Since I was a young boy, I've heard the assertion that individualism and
self-consciousness did not exist before a period vaguely defined as the
Renaissance.  One reason for this assertion was unsigned works of art in a
period vaguely defined as the Middle Ages.  But, of course, there are plenty of
signed works of art in this amorphous period: Boethius, Dante, Chaucer, not to
mention the dead white female Europeans like Heloise and Christine de Pisan.
And there was plenty of individualism and self-consciousness in the
Graeco-Roman period.  Would we say that Socrates was not self-conscious? That
Gaius Julius Caesar was not individualistic?  And Cleopatra? Plutarch?

I realize that we are here dealing with subjectivity -- impossible to isolate
and analyze in the laboratory.  But isn't it just possible that individualism
and self-conscious subjectivity (is there another kind?) are part of what
defines us as an animal species? Or is it even possible that all mammals are
self-conscious individualists?  I realize that Montaigne contemplated these
questions in the 16th century.  (My cat just jumped into my lap!)

Yours, Bill Godshalk

(4)----------------------------------------------------------------------------
From:           Jesus Cora <
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Date:           Wednesday, 13 Dec 1995 18:42:55 UTC+0200
Subject: Q: Development of Individualism;
Comment:        SHK 6.0960  Q: Development of Individualism;

Dear Shakespeareans,

On reading my e-mail, especially
        1) the discussion on soliloquies and the question of whether they must
        be interpreted as the expression of inner thought, and
        2) my own query about the development of self-consciousness in early
        modern England,
it has occurred to me that soliloquies "must need" reflect the interest in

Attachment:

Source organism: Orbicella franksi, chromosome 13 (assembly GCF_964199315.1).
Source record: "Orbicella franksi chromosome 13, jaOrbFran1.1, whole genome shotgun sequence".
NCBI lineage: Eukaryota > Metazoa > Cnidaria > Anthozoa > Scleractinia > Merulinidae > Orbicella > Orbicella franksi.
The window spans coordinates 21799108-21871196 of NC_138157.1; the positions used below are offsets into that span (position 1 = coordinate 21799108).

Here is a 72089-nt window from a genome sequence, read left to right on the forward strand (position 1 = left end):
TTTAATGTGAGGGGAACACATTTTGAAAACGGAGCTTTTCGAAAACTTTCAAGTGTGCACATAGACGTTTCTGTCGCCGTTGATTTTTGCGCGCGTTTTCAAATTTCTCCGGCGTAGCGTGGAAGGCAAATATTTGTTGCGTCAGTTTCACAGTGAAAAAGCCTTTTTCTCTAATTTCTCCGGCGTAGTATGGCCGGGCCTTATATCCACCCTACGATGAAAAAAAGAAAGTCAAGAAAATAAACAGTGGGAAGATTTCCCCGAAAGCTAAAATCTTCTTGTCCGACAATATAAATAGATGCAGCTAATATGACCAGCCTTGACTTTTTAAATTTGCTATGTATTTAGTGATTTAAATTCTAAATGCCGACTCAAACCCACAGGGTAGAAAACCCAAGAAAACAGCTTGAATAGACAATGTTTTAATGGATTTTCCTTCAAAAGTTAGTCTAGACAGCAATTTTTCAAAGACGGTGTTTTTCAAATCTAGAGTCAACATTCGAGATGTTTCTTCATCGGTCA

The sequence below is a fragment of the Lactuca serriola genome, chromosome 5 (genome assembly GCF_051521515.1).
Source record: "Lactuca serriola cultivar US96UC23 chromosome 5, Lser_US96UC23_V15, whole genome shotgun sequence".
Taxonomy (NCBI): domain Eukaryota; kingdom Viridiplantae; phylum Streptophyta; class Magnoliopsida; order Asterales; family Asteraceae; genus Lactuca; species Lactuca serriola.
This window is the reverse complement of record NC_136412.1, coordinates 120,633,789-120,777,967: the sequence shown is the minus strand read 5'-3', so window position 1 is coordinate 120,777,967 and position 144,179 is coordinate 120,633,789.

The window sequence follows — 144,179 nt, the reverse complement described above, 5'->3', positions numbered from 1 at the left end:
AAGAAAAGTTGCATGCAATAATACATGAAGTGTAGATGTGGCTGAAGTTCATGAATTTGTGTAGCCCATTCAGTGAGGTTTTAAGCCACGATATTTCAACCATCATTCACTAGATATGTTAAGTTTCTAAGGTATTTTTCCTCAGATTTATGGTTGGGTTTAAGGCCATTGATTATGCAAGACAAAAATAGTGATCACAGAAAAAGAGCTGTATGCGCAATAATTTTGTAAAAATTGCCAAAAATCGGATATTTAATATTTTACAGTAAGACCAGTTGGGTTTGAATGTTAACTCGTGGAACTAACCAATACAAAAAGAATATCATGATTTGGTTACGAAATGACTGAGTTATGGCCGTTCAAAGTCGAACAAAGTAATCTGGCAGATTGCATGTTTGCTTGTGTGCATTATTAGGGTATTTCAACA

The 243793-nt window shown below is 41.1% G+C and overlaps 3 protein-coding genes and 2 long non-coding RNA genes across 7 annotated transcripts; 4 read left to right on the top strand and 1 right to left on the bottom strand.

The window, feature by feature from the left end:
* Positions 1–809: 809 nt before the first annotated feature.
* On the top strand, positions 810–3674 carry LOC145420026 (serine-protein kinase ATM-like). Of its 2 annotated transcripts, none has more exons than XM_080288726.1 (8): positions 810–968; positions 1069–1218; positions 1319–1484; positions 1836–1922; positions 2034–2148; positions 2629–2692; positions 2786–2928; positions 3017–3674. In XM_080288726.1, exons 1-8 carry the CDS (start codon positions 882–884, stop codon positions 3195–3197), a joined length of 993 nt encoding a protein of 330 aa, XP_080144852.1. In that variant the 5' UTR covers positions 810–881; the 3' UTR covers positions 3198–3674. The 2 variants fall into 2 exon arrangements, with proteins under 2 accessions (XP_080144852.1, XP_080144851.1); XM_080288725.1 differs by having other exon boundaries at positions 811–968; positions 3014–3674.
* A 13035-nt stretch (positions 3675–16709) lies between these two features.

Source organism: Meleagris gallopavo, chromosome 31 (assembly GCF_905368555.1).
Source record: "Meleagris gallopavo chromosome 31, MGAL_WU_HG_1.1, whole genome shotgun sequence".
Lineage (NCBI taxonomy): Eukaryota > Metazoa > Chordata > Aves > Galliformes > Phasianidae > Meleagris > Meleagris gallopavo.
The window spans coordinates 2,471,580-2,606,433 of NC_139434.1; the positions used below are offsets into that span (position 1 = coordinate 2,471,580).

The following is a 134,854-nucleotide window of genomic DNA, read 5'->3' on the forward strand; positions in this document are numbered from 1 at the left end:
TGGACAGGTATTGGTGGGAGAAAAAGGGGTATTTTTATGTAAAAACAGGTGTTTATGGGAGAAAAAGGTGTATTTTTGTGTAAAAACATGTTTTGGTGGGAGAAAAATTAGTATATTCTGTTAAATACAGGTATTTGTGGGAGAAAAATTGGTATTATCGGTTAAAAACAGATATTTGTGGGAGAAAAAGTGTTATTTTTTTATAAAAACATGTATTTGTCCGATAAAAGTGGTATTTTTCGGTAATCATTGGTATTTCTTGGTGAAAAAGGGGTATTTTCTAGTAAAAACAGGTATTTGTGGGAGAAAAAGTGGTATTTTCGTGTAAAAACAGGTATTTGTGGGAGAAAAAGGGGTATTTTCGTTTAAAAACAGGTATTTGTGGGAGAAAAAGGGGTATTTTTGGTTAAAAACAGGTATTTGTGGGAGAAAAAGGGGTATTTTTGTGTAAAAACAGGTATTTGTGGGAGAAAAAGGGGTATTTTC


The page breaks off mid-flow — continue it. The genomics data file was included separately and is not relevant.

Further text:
self-consciousness and inner-life of individuals that developed in early modern
England. Therefore, in consonance with this interest, soliloquies must not have
been delivered, so to speak, "looking the audience in the eye", but in a more
detached way, as a "private" expression of the inner-self. I know that the
conditions of performance in The Globe or other amphitheatres would not favour
such practice, but, on the other hand, I think that Elizabethans would
perfectly understand such procedure. Direct address to the audience belongs to
the early mysteries, moralities and interludes, when the conventions and
mechanics of drama were not so sophisticated.

Yours,
Jesus Cora
Universidad de Alcala de Henares.

(5)----------------------------------------------------------------------------
From:           Kezia Vanmeter Sproat <
 This e-mail address is being protected from spambots. You need JavaScript enabled to view it
 >
Date:           Thursday, 14 Dec 1995 08:49:05 -0500
Subject: 6.0960 Q: Development of Individualism
Comment:        Re: SHK 6.0960 Q: Development of Individualism

My late friend Rolf Soellner wrote a book, Shakespeare's Patterns of
Self-Knowledge, published in 1972. It might be a good start.